A decision to temporarily allow early medical abortions at home during the coronavirus outbreak has been reversed by the government.
Women and girls wanting to terminate an early pregnancy can take two pills at home instead of going to a clinic, it was announced yesterday.
But hours later the government said that had been "published in error".
Family planning charities say the U-turn, when people are being told to stay at home, doesn't make sense.
On Monday a number of organisations wrote to Health Secretary Matt Hancock urging him to amend the law.
The Royal College of Midwives, the Royal College of Obstetricians and Gynaecologists, and the British Pregnancy Advisory Service all put their names to the letter.
"As the Prime Minister was going on national TV to announce to the whole nation there was effectively going to be a shutdown of society, we were being told that this very safe and simple measure which would enable women to access abortion services in their own homes wasn't going to be allowed," says Clare Murphy from the British Pregnancy Advisory Service (BPAS).
The charity provides pregnancy counselling and abortion care across the UK.
"For us it made no sense."
What is a medical abortion?
Around 180,000 abortions are carried out in England each year, with medical abortions the most common way of ending an unwanted pregnancy, official government figures show.
Women wanting an early medical abortion - that's in the first trimester of pregnancy - take two types of tablet.
The first, mifepristone, stops the hormone that allows the pregnancy to continue working.
The second, misoprostol, is normally taken 24 to 48 hours later, and encourages the womb to contract to pass the pregnancy.
After four to six hours the lining of the womb breaks down, causing bleeding and loss of the pregnancy.
Under current regulations women wanting to end a pregnancy have to go to a registered clinic to collect and take the first pill. They are given the second medication to take at home.
However BPAS insists there is no need to go to a clinic.
In other countries - like Australia and the US - women can be sent the pills after a consultation on the phone and take them at home. This is a service the charity says it can offer with immediate effect.
It has been asking the government for changes since restrictions on movement in the UK were introduced, and welcomed the Department of Health and Social Care's announcement yesterday that the law was being updated in England- but says it was "confused" when the decision was reversed hours later.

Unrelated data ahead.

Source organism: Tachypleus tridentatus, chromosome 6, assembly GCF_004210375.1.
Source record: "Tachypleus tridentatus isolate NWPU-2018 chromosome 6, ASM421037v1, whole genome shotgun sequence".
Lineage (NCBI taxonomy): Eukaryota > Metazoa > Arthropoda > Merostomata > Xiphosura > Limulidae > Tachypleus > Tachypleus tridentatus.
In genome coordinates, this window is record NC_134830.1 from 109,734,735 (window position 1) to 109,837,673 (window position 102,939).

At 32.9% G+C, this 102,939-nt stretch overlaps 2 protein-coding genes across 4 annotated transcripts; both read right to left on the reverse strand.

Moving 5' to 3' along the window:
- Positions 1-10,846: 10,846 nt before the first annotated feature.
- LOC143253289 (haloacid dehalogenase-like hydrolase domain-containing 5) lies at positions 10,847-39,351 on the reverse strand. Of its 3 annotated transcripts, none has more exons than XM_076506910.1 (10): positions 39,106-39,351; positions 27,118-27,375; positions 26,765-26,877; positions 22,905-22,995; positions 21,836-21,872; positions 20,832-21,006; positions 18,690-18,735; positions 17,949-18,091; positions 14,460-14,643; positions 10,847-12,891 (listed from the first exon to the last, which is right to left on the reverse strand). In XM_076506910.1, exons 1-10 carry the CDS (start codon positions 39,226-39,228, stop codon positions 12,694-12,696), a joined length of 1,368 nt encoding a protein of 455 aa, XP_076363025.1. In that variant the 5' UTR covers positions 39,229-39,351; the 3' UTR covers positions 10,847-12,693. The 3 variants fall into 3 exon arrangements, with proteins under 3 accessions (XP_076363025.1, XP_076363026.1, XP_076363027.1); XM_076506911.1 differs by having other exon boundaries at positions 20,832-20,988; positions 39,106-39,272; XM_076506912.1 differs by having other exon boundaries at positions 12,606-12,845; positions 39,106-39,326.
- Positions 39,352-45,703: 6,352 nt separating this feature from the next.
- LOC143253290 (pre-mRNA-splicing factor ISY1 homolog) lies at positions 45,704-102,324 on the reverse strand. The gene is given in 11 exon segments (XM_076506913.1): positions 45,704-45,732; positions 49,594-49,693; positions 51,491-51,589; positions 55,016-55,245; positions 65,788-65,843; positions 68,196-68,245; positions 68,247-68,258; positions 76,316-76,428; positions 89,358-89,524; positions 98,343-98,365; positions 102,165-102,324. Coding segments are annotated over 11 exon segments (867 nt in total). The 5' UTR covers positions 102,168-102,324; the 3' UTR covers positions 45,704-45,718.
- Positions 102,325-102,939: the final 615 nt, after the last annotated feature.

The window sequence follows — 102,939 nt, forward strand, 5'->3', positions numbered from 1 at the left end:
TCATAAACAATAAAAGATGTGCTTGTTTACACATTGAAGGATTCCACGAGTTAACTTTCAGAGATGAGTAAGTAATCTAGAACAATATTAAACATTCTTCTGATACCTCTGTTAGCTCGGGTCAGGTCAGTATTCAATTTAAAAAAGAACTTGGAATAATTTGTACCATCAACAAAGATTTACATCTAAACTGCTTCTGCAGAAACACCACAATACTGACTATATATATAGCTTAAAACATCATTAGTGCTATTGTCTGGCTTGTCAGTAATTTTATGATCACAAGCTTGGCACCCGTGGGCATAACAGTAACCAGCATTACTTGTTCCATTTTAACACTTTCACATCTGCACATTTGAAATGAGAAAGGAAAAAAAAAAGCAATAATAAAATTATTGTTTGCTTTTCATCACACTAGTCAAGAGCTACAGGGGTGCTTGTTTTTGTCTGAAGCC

A DHSC spokesman said: "This was published in error. There will be no changes to how abortion services are regulated."
Radio 1 Newsbeat has asked for further guidance on what at-risk individuals should do if they need to access abortion services during the coronavirus pandemic.
The Society for the Protection of Unborn Children (SPUC) said it "warmly welcomes" news that the changes are not going ahead.
"This radical and most disturbing policy would have placed more women at risk," chief executive John Smeaton said.
"The removal of any direct medical supervision overseeing the use of both abortion pills could have seen a rise of physical and physiological complications experienced by women."
Contraception and pregnancy services provider Marie Stopes disputes those claims - insisting at-home abortion pills are a "safe and private way" to have an abortion in early pregnancy while following government advice to stay inside.
Marie Stopes medical director Jonathan Lord said: "Evidence shows that telemedicine is safe and effective, and often preferred by women, and is in line with national and international recommendations including the UK's NICE guidance."
'Women are at risk'
If the law stays as it is Clare Murphy is concerned for the welfare of women who need to use these services. She says already many have contacted the charity.
"This morning we have had reams of emails and messages from women who are incredibly confused about what they need to do now. Women who are self-isolating but also women who have medical conditions that mean it's not safe for them to leave the house.
"We've been contacted by a woman whose own child is ill.
"She herself has existing medical conditions and she is absolutely beside herself with what she should do. She absolutely cannot come into a clinic. We will be putting her health at risk, the health of her child, and the health of NHS staff if we force her to come out of the house to attend a clinic."
Clinics offering abortion services remain open at present but staffing numbers have been affected by the outbreak.
BPAS says it is doing everything it can to ensure services are as safe as possible for people needing to use them.